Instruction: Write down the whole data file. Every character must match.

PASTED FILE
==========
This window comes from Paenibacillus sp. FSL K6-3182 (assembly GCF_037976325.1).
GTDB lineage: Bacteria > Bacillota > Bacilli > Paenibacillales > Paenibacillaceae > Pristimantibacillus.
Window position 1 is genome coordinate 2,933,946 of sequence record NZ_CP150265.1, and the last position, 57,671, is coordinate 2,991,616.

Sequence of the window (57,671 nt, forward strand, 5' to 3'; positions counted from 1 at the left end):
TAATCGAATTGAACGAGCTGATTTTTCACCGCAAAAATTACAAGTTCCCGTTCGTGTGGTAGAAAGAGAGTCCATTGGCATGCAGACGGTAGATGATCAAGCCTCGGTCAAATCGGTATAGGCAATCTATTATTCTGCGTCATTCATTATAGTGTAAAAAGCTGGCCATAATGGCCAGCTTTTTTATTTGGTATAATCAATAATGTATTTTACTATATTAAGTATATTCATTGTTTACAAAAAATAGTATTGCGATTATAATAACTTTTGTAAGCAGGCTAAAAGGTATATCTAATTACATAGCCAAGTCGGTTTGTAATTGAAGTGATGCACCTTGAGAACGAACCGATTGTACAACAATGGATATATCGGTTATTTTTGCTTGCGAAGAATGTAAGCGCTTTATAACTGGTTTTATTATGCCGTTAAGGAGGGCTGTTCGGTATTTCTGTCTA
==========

This window comes from Paenibacillus sp. FSL K6-3182 (assembly GCF_037976325.1).
GTDB lineage: Bacteria > Bacillota > Bacilli > Paenibacillales > Paenibacillaceae > Pristimantibacillus.
Window position 1 is genome coordinate 2,933,946 of sequence record NZ_CP150265.1, and the last position, 57,671, is coordinate 2,991,616.

Sequence of the window (57,671 nt, forward strand, 5' to 3'; positions counted from 1 at the left end):
TAATCGAATTGAACGAGCTGATTTTTCACCGCAAAAATTACAAGTTCCCGTTCGTGTGGTAGAAAGAGAGTCCATTGGCATGCAGACGGTAGATGATCAAGCCTCGGTCAAATCGGTATAGGCAATCTATTATTCTGCGTCATTCATTATAGTGTAAAAAGCTGGCCATAATGGCCAGCTTTTTTATTTGGTATAATCAATAATGTATTTTACTATATTAAGTATATTCATTGTTTACAAAAAATAGTATTGCGATTATAATAACTTTTGTAAGCAGGCTAAAAGGTATATCTAATTACATAGCCAAGTCGGTTTGTAATTGAAGTGATGCACCTTGAGAACGAACCGATTGTACAACAATGGATATATCGGTTATTTTTGCTTGCGAAGAATGTAAGCGCTTTATAACTGGTTTTATTATGCCGTTAAGGAGGGCTGTTCGGTATTTCTGTCTA